Family Food Magazine
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  • Multiple Meals


    Dawn's CurryDawn Cromar explains how you can avoid turning the dinner table into a daily war zone . . .

    Preparing meals can be a monotonous affair; trying to think of something different every night and trying to please a number of tastes can be tricky.

    I have always tried to be quite firm with my children; if they don’t want to eat what has been prepared for them, I am very reluctant to then rustle something else up. Obviously if it’s something they really don’t like, I won’t try to force feed them (I have some unhappy memories from my childhood after being left at the table on my own to finish mince and tatties – or potatoes – as it was something I really didn’t like). But if I know they do like it and they’re just pushing their luck, I do try my best to persevere with them. Bribery with pudding often goes a long way with children!

    However, you don’t want dinner to turn into a daily battle with your children (or your partner), so to get round this there are occasions when  I will prepare variations of the same meal in order to satisfy everyone’s palate.

    For example, fajitas are very popular in our household – but not with my husband. But since the rest of the family enjoy the soft tortillas with marinated chicken and vegetables, I will sometimes make a Chinese influenced stir fry for him as a compromise. It doesn’t take a lot of extra work – the core ingredients are almost identical – it just means washing up an extra pan really!

    The same can be said for curry nights; again this isn’t one of my husband’s favourites as he isn’t a lover of spicy foods. So I usually either  make a mild curry and then spice it up for myself once I’ve taken his out, or I will make curry when he isn’t home.

    It may sound complicated to change your recipe to suit multiple tastes, but the curry dish for example, isn’t too tricky to alter. You could of course prepare two different curries in two separate pans, or you could just add additional spices when you’ve removed portions for the diners requiring milder tastes.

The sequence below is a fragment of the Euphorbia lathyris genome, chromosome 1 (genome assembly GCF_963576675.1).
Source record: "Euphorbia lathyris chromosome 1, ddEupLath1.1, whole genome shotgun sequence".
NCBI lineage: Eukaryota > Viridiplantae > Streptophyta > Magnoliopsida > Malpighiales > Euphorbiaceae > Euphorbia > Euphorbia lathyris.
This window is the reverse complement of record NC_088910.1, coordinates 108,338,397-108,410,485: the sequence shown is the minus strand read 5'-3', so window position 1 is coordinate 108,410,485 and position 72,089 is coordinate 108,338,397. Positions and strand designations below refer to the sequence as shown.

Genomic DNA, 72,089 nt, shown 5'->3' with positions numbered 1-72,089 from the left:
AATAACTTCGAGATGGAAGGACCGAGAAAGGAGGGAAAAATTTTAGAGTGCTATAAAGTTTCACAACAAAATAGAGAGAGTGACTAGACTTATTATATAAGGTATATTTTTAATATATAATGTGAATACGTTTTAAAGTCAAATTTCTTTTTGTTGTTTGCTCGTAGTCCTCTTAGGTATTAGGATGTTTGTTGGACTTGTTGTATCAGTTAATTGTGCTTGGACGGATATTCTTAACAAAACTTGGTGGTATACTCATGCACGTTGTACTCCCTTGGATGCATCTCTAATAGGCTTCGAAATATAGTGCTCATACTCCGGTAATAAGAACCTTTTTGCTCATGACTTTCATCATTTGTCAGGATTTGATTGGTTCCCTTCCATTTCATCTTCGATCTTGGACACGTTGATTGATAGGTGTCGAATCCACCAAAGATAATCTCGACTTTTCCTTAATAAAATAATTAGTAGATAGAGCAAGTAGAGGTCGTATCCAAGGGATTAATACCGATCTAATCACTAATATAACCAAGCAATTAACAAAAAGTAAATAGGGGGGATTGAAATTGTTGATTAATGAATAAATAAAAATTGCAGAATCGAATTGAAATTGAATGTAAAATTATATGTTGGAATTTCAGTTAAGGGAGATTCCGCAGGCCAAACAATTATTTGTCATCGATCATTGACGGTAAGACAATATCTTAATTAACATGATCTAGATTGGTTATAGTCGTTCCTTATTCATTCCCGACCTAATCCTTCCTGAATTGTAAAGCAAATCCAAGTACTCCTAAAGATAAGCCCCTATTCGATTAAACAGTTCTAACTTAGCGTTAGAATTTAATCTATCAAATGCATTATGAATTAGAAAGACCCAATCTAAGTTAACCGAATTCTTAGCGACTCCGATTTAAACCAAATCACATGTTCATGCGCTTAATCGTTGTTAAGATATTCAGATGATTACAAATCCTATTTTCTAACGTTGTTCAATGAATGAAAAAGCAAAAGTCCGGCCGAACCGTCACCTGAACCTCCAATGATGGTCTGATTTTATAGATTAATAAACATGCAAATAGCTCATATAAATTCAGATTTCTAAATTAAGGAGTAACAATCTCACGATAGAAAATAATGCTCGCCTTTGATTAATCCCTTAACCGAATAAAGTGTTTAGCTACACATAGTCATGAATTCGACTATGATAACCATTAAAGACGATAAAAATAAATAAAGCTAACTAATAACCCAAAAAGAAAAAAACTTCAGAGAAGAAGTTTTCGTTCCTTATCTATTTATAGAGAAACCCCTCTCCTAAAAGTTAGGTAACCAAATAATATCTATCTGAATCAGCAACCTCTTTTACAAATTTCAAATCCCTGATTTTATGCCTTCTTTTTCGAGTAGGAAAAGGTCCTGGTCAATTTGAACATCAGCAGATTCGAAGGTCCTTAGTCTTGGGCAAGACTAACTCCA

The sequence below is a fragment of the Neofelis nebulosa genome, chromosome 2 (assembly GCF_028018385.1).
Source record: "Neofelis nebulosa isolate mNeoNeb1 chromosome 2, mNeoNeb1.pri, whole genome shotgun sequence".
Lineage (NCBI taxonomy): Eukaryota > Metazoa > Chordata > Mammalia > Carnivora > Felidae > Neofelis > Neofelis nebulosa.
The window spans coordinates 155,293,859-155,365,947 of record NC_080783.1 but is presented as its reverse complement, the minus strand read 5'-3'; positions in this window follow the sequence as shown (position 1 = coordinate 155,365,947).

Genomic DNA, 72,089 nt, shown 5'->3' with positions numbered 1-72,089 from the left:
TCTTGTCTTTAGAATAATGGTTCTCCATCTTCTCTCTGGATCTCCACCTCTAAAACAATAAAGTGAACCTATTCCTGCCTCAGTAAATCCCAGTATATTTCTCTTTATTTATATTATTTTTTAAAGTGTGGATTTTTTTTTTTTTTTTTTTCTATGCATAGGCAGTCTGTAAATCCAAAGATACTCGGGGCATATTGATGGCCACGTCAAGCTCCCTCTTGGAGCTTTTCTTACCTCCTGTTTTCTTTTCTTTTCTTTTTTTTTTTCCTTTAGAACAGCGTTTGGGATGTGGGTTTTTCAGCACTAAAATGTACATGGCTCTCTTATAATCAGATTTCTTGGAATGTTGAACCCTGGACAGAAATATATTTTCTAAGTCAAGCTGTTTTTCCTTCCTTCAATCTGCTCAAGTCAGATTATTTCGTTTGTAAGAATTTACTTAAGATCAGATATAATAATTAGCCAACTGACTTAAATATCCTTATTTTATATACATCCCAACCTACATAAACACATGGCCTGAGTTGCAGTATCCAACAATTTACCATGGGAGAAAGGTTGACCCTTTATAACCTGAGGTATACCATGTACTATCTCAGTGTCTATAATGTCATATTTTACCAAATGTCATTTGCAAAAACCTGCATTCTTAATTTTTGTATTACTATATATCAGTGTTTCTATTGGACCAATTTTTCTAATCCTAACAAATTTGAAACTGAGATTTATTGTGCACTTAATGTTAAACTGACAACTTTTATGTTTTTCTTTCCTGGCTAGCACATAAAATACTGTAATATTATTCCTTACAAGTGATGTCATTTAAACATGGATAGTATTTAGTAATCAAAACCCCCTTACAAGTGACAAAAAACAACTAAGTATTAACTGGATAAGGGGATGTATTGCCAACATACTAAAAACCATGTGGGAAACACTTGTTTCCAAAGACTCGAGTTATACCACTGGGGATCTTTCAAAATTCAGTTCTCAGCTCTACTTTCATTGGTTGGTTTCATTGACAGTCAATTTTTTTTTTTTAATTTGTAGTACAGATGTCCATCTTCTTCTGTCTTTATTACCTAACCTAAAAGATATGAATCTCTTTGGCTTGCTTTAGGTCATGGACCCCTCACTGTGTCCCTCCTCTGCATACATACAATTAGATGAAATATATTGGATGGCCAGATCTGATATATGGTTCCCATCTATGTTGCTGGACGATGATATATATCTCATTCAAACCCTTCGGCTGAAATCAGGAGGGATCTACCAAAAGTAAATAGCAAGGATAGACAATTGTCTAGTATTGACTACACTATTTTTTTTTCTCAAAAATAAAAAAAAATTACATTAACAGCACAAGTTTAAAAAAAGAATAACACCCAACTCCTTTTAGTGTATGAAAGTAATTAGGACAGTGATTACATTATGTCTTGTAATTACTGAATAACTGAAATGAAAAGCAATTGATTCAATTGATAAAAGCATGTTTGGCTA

Our curry is a simple one; I begin by heating olive oil in a wok and adding onion, a chopped apple, some grated root ginger and around four cloves of pressed garlic and frying until soft. I then brown the chicken (one diced breast per person) and begin adding spices as well as some tomato purée. This is where tastes are very subjective and you can add as much or little spice as you prefer.

    I put in about a teaspoon of mild curry powder, before adding a sprinkling of chilli powder, turmeric, ground ginger, paprika, garam masala and mixed herbs. I then add in a tin of chopped tomatoes and bring the mixture to the boil slowly, before reducing the heat and leaving to simmer. Meanwhile, begin boiling your rice and add a spoonful of pilau rice seasoning to the water.

    When your sauce has simmered for around 15-20 minutes and your chicken is thoroughly cooked, season with salt and pepper. At this stage, I would add a spoonful of crème fraiche to make it a little creamier (especially for those who don’t favour strong spices). You can add spices to taste or put in a bit more crème fraiche or tomato purée if you want to take a bit of the heat out.

    At this stage, I would remove portions for my husband and the kids, and I am free to add in a bit more curry powder and any other spice I fancy. Then garnish with a little coriander and serve with the pilau rice and naan bread.

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